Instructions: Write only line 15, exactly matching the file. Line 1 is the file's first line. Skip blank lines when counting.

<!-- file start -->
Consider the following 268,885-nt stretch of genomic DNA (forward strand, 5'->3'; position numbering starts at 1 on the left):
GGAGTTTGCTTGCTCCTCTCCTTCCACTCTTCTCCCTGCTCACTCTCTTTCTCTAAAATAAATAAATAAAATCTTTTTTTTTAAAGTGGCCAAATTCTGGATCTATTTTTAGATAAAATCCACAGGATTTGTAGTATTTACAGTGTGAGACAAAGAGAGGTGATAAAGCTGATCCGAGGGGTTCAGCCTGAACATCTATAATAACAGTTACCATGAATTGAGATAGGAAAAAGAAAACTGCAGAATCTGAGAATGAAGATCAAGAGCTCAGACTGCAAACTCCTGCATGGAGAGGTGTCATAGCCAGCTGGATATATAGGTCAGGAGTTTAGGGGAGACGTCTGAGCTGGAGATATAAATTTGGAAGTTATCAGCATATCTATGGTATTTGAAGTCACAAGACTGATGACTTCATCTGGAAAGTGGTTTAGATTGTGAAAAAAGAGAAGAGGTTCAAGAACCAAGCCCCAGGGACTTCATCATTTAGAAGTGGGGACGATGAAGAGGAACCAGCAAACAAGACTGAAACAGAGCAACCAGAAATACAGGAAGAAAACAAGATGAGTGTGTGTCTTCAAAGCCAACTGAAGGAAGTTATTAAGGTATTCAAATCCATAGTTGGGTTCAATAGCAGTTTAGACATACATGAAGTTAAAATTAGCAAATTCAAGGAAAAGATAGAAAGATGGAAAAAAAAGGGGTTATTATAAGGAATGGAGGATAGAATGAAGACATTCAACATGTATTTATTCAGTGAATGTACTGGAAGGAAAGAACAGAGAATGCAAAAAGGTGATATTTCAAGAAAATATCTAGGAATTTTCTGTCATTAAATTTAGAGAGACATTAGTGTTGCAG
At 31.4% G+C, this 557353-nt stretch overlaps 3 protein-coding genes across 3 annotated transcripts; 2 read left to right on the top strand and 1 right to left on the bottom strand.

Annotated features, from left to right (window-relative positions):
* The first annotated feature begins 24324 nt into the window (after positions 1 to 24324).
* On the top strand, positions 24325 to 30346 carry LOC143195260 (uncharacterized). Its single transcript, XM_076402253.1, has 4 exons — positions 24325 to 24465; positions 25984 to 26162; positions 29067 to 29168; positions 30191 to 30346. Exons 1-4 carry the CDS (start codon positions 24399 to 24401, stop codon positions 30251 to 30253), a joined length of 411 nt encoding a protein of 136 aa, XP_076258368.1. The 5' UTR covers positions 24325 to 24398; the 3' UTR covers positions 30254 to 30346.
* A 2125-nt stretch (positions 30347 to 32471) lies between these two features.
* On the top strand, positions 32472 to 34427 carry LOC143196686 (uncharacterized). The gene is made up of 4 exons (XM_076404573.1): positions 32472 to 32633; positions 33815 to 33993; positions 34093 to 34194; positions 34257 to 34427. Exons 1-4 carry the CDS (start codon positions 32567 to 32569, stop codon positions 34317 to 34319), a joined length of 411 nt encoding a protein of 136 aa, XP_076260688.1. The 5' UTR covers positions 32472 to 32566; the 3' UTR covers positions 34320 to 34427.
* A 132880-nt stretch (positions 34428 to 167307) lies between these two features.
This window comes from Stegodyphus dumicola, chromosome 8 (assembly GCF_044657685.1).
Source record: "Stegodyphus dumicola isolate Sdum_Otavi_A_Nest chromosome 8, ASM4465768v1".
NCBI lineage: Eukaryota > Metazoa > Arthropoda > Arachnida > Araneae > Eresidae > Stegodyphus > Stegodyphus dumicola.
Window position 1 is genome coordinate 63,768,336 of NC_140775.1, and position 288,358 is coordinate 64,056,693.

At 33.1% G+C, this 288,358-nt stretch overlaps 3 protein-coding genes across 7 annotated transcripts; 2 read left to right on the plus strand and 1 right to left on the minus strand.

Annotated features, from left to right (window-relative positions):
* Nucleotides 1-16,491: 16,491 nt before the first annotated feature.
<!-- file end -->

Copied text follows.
Annotated features, from left to right (window-relative positions):